Project Hair: Day 0

short haircut, day 0

I'm going to try growing my hair for donation. My hairdresser told me wig-makers love Asian hair, because it's thick and holds up against the piles of treatment required to make it usable.

So, here I am on day 0. Donated hair needs to be at least 30cm from where you cut it, which for me, will be the base of my hair at the back of my neck. Once the sides catch up with the base, we can start counting.

According to my hairdresser, human hair grows approximately half an inch per month, so it'll take me a couple of years to get there. Hair growth can supposedly be sped up by taking flaxseed oil or deep sea kelp. It supposedly makes your hair stronger too, but since you eat them, the effect is systemic. So my underarm hair, leg hair and sexy chest hair will also grow fast and strong.


This will be an interesting experiment.

Hair progress: -4cm

The arranging of things

rosemary flower

I've had time to think about what my Horticulture course and work experience means to me. I got into it for the love of gardening, and from feeling disenchanted about working with technology. Particular in web and marketing areas, you deal in the 'unreal'. You sell concepts, ideas. At times, it feels dishonest, like selling an air sandwich.

Dealing in plants seems wholesome in comparison, but you don't just 'deal in plants'. Like in technology, the plant industry has different flavours and practices.

My favourite part about all this has been arranging plants. Presentation, putting stuff in order, working with harmony and juxtaposition, getting quiet time to learn botanical names and plant characteristics. It’s certainly showed me how I’m inclined, and what led me to web design in the first place. I wonder, if I worked in a café or cat hotel, would I still love most the arranging of things?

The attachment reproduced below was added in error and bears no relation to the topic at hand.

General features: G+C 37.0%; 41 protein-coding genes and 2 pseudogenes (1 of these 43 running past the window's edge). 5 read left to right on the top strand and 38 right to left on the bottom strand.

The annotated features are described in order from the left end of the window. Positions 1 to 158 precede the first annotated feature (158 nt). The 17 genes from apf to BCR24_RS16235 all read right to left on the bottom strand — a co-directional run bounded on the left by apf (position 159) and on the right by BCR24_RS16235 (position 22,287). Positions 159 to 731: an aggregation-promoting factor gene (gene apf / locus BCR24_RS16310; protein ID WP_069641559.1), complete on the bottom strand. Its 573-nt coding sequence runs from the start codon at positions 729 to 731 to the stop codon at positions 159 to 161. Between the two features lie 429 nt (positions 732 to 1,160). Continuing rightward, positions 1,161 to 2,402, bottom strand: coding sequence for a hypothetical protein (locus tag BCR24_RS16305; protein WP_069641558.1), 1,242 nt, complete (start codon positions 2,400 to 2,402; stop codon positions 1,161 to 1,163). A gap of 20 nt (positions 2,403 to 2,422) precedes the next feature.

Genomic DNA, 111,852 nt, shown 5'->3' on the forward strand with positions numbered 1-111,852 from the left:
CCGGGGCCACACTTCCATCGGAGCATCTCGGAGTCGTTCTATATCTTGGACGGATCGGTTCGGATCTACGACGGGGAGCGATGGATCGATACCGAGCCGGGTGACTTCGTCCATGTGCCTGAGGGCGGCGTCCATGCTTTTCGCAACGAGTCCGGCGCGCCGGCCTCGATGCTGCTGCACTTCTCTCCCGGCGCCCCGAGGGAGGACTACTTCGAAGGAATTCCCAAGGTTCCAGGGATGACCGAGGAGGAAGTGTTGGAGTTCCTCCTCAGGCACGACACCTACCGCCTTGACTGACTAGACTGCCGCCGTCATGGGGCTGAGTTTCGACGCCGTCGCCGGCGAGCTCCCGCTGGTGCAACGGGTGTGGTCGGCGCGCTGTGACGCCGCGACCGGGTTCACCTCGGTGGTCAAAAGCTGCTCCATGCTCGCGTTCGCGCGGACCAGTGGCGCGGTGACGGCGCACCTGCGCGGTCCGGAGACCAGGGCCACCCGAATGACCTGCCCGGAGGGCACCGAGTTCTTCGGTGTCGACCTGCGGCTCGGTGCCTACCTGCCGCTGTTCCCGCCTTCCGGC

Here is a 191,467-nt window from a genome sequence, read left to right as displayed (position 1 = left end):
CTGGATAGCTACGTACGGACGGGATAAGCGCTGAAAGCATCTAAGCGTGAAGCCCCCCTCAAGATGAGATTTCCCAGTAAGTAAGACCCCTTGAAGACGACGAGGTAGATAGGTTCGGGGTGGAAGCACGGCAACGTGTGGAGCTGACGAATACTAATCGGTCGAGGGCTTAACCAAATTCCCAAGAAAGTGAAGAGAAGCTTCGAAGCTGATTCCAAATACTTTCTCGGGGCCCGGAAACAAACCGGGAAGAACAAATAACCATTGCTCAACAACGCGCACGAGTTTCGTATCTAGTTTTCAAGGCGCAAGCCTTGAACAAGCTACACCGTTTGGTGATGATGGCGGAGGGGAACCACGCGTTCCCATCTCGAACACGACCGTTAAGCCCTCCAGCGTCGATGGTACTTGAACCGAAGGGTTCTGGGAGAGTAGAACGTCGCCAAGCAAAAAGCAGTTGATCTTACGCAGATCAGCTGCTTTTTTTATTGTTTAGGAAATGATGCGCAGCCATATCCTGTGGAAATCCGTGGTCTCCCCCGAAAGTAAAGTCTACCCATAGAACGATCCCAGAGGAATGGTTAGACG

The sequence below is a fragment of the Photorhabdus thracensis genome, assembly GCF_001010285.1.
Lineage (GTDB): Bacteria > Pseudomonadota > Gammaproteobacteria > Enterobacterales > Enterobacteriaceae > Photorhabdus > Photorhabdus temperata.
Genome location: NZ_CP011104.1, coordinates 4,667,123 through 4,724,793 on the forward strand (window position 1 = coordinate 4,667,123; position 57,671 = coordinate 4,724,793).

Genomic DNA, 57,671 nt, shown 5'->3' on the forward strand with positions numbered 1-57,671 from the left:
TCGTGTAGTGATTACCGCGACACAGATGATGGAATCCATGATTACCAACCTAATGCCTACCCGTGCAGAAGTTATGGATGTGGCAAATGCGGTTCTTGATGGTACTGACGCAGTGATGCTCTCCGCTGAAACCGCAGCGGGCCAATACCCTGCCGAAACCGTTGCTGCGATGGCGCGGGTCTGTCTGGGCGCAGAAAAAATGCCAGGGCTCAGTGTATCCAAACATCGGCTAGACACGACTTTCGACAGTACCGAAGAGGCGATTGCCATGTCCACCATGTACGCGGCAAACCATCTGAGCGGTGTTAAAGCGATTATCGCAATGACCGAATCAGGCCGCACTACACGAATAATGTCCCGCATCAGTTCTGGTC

My least favourite part is the customer service, because I still don’t know enough to help most people. My team are nice about it, and remind me often that no one expects that much from a beginner, but I still feel disappointed when lack of knowledge stops me from being able to help, especially when the answer could be so simple.

I decided for my last couple shifts that if I don’t know an answer, I’d not think twice about pulling out my phone and looking it up. It’s not orthodox, but if an organisation has a problem with it, given the age we live in, they may not get to have a problem with it for long. Luckily, the staff at my Bunnings store will use iDevices soon to look stuff up on the spot. That made it seem like whipping out my phone in a retail situation would be an okay thing to do. I do wonder what this changes about the customer service frontier. These are interesting times.

One day, I think I’d like to find a way to combine 'plants stuff' with technology and craft. These are the three major pursuits in my life. If something in me didn’t believe in the validity of this combination, I wouldn’t feel so naturally drawn to it. I do see a place for it in our future. I feel as though modern society moves towards a closer connection with nature.

It probably always has done, and it’s only being exposed to it now that leads me to think I see it as an emergent movement, but... also maybe not? We are right in the middle of the Information Revolution, and we won’t always be. Just as the age of agriculture gave way to the Industrial Revolution, which has dovetailed into the present technological era, change is as it always has been: imminent.